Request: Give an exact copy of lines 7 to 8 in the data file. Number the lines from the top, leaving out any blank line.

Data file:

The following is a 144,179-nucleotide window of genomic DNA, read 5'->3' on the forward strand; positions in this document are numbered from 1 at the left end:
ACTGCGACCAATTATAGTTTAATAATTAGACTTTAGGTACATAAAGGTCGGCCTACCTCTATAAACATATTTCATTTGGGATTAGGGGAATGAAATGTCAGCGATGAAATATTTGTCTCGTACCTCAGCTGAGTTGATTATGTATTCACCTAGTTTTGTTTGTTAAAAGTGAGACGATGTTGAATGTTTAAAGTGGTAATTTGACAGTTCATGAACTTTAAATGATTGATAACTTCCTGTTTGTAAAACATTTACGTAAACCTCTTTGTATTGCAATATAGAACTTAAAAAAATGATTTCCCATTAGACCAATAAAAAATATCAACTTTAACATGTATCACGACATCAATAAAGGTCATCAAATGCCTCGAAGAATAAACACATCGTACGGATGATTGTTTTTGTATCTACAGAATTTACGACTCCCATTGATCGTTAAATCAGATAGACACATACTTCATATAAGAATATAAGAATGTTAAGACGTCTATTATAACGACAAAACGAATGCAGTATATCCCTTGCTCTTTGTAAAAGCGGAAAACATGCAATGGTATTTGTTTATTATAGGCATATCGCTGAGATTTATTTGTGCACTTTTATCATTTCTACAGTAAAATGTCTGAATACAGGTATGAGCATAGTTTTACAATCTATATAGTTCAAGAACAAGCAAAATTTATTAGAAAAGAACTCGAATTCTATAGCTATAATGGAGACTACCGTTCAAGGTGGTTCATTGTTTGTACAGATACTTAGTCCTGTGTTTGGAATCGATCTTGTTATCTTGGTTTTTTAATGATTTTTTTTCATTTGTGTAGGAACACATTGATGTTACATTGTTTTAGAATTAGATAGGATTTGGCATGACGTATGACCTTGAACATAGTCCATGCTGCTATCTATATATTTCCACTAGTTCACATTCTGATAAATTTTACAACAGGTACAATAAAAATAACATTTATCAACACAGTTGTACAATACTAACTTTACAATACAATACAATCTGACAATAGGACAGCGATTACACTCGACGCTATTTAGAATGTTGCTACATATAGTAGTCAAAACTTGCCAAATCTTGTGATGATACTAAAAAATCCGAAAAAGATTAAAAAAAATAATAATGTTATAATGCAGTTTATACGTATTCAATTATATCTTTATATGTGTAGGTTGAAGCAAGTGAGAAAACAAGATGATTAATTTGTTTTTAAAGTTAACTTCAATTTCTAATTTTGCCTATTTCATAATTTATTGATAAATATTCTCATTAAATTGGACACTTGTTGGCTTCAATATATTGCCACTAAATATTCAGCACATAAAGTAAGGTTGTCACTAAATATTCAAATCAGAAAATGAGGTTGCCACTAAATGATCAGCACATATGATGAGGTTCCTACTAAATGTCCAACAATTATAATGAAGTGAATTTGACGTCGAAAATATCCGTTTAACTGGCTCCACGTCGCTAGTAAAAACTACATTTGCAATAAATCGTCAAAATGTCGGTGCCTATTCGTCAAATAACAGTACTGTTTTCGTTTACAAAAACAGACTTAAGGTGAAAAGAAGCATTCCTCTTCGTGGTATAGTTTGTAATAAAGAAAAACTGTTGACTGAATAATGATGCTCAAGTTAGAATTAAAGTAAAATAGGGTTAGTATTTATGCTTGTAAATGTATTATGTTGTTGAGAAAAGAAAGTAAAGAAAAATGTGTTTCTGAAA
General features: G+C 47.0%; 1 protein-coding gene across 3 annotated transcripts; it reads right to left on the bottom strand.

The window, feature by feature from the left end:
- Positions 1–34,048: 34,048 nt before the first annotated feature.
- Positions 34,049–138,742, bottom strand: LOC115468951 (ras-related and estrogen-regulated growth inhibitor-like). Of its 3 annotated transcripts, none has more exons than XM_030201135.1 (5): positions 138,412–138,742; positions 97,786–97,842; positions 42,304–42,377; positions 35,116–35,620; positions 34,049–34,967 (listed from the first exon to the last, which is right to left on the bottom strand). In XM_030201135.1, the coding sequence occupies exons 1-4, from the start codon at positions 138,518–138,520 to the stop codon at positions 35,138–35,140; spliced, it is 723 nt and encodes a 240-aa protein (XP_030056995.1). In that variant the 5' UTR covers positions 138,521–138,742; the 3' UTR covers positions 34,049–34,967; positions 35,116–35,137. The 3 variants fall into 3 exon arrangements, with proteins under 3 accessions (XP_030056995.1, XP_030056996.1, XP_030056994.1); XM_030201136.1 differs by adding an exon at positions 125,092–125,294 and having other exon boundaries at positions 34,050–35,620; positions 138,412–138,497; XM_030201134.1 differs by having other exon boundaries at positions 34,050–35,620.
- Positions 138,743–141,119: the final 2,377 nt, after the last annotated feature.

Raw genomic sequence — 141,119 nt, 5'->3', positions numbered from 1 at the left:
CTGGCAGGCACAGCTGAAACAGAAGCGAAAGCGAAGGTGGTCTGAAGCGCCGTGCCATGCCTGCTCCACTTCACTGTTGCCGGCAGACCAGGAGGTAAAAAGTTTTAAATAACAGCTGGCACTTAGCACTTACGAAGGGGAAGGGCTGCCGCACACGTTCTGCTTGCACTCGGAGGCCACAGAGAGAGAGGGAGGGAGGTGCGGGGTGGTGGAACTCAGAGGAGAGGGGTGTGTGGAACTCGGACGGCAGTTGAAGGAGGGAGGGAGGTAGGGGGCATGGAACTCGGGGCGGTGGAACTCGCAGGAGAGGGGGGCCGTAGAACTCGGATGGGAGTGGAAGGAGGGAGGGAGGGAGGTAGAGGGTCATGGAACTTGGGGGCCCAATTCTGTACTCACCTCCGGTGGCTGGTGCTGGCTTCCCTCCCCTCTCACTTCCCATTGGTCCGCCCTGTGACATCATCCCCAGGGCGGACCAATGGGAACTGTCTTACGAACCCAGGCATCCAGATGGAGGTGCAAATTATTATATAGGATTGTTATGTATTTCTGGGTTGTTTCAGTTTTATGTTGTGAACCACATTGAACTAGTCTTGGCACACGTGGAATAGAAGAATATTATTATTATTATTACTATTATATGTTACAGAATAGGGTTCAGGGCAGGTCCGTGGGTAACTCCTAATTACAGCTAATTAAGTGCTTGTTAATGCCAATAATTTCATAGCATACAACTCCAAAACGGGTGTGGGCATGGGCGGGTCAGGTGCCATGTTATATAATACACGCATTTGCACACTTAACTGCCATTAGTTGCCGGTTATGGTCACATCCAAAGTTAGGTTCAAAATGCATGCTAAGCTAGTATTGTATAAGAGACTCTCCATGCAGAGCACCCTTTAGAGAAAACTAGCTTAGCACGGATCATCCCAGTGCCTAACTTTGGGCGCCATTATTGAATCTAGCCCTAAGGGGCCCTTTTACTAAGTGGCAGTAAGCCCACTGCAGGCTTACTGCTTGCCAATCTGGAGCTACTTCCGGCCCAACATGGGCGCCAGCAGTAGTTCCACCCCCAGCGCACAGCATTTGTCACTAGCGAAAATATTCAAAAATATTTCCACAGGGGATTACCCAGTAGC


- Positions 138,743–141,119: the final 2,377 nt, after the last annotated feature.

Raw genomic sequence — 141,119 nt, 5'->3', positions numbered from 1 at the left: